A whole life insurance policy can be a useful and versatile part of an estate plan. It grows in value over time, increasing the value of the asset left to your loved ones in the event of your passing. Adding to its appeal is that you can borrow against the policy when needed and the time line for repayment on the loan has flexibility. Sounds good in theory, however this benefit can be hazardous if not managed properly! Here’s why:
In some cases, a policy holder can avoid repaying both loans and interest, for years or even decades. The insurance company will simply capitalize the interest, adding it to the loan principal at the close of the year. The trouble arises when the loans and interest exceed the policy’s cash surrender value (which is the money that grows over time inside the savings component of the life insurance policy).
When the cash surrender value is exceeded by the outstanding loan and interest, the insurance company will send a notice stating that a minimum payment must be paid within 30 days or the life insurance policy will be terminated, and a taxable event may occur. This minimum payment can be substantial, and if the policy holder fails to make the payment, the life insurance policy terminates and the insurance company extinguishes the debt. Extinguished debt sounds like a good thing right? Wrong.
The insurance company will also file a 1099-R form with the IRS stating that the amount owed beyond the initial premium is income distributed to the policy holder, thus making the policy holder liable on their next income tax filing for a substantial increase in their income, even though the increase happened over the course of several years. The following example, based on an actual policy holder’s experience, will illustrate this point:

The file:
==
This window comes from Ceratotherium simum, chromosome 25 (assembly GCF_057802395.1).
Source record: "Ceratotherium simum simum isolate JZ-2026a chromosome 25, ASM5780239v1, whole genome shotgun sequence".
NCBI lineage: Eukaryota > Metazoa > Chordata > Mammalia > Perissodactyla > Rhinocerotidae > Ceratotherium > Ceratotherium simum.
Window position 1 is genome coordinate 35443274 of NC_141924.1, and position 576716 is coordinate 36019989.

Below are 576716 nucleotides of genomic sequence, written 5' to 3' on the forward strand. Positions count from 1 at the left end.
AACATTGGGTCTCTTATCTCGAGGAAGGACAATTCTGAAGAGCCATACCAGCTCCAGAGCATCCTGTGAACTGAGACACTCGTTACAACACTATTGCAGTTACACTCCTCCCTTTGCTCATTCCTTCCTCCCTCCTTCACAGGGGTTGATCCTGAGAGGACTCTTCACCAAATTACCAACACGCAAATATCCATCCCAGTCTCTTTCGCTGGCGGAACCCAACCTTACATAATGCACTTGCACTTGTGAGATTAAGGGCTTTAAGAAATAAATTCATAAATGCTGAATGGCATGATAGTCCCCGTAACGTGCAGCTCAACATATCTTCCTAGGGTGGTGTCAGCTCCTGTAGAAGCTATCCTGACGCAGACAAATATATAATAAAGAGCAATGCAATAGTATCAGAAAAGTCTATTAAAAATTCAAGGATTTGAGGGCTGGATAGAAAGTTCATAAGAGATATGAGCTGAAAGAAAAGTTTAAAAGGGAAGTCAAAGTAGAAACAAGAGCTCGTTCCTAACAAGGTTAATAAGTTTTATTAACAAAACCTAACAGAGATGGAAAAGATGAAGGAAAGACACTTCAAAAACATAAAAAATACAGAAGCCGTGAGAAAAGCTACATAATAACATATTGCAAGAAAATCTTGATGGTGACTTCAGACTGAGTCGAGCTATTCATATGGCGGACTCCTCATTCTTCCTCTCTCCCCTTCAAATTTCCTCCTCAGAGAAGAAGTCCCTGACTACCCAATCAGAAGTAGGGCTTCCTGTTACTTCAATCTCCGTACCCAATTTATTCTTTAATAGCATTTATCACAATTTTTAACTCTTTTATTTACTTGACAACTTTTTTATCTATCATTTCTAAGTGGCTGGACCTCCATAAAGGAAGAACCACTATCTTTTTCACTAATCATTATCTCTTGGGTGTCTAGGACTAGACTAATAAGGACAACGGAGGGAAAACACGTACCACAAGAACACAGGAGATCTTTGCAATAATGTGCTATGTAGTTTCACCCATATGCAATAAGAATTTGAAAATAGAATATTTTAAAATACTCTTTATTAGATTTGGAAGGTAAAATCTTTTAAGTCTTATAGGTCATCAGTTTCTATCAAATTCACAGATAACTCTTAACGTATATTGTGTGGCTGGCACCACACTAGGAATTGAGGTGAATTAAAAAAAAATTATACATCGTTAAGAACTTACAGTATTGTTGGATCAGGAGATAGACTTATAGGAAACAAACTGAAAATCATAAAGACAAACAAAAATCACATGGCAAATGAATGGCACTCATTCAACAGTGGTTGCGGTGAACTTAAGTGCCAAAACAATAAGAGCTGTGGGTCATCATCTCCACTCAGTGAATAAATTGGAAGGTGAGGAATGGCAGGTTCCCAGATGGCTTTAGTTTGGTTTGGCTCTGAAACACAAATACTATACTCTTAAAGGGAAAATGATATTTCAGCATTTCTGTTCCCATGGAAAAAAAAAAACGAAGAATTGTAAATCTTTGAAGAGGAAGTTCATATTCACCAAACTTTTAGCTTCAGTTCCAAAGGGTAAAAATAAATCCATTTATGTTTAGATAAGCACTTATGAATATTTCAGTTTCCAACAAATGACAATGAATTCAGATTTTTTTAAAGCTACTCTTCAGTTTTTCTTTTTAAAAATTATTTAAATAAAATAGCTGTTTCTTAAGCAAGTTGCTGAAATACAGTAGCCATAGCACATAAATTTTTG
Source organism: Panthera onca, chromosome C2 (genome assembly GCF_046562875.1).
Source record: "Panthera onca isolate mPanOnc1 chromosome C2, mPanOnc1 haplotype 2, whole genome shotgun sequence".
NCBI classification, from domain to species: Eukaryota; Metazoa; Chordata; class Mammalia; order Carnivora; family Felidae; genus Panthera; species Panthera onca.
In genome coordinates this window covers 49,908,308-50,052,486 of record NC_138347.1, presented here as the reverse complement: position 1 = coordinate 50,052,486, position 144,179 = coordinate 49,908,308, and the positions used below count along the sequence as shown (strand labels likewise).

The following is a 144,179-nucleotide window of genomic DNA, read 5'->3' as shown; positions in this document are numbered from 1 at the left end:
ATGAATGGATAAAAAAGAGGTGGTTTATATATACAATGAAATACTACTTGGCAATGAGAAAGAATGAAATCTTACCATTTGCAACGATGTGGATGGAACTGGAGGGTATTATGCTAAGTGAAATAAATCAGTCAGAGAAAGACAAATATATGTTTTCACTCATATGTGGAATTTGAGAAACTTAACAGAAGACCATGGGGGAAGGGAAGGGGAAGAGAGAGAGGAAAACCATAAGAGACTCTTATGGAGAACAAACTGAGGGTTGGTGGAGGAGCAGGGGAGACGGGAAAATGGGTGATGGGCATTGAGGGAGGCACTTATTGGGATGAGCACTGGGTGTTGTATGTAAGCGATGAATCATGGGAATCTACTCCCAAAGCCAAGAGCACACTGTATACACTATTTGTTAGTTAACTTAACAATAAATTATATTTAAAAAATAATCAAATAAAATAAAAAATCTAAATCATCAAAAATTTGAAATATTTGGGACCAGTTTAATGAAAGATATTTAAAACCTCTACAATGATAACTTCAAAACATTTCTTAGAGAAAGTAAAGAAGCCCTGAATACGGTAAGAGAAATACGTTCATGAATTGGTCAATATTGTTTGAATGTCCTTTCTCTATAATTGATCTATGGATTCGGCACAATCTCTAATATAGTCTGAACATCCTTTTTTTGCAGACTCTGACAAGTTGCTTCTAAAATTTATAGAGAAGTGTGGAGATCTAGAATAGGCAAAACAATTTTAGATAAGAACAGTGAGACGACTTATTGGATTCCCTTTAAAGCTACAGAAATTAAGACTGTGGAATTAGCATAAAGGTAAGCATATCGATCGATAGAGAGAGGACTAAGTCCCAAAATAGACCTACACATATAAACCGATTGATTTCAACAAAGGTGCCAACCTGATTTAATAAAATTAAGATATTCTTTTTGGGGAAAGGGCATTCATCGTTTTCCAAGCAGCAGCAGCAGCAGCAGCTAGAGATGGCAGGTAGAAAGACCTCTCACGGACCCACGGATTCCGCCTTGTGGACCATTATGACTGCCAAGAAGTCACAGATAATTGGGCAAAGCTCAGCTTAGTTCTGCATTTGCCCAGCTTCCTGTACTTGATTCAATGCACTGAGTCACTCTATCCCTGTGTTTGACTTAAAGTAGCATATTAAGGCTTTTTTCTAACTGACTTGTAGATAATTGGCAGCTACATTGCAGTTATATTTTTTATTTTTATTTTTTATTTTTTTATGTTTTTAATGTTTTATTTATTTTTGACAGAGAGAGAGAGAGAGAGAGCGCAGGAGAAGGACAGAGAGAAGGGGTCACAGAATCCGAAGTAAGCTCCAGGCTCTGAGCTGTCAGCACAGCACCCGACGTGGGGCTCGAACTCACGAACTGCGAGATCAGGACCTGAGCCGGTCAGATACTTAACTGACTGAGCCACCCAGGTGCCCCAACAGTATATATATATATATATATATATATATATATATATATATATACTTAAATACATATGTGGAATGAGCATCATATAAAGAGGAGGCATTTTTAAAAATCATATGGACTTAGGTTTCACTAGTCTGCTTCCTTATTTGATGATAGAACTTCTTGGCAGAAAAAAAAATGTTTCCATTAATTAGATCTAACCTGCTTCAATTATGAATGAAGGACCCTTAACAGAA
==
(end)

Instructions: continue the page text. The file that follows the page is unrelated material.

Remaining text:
Bill purchases a whole life insurance policy with a one-time premium of $50,000. Over the next ten (10) years, bill borrows a total of $110,000 against the policy and allows the interest to capitalize every year without making any repayments, ultimately accruing $85,000 in interest. Bill has now exceeded the cash surrender value, and the insurance company informs him that he must make a minimum payment of $21,000 within thirty (30) days to avoid termination of the policy. If Bill fails to make the payment, the IRS will receive a report that he has received a distribution of $145,000 in taxable gross income (the total value of the debt and interest minus his initial premium).
Because they did not receive a distribution at the time of the termination of the policy, policy holders often fail to declare the income reported on the 1099-R form. This failure to declare will result in significant penalties from the IRS, and the Courts are far from sympathetic in these circumstances.
As was stated at the outset, a whole life insurance policy can be a wonderful feature to an estate plan, but it takes professional to guidance to ensure that it is used properly. The attorneys at Altman & Associates have experience in helping clients leverage complex financial instruments. Call us at (301) 468-3220 to set up an initial consultation.
– Christopher J. Martin, Esq. and Gary Altman, Esq.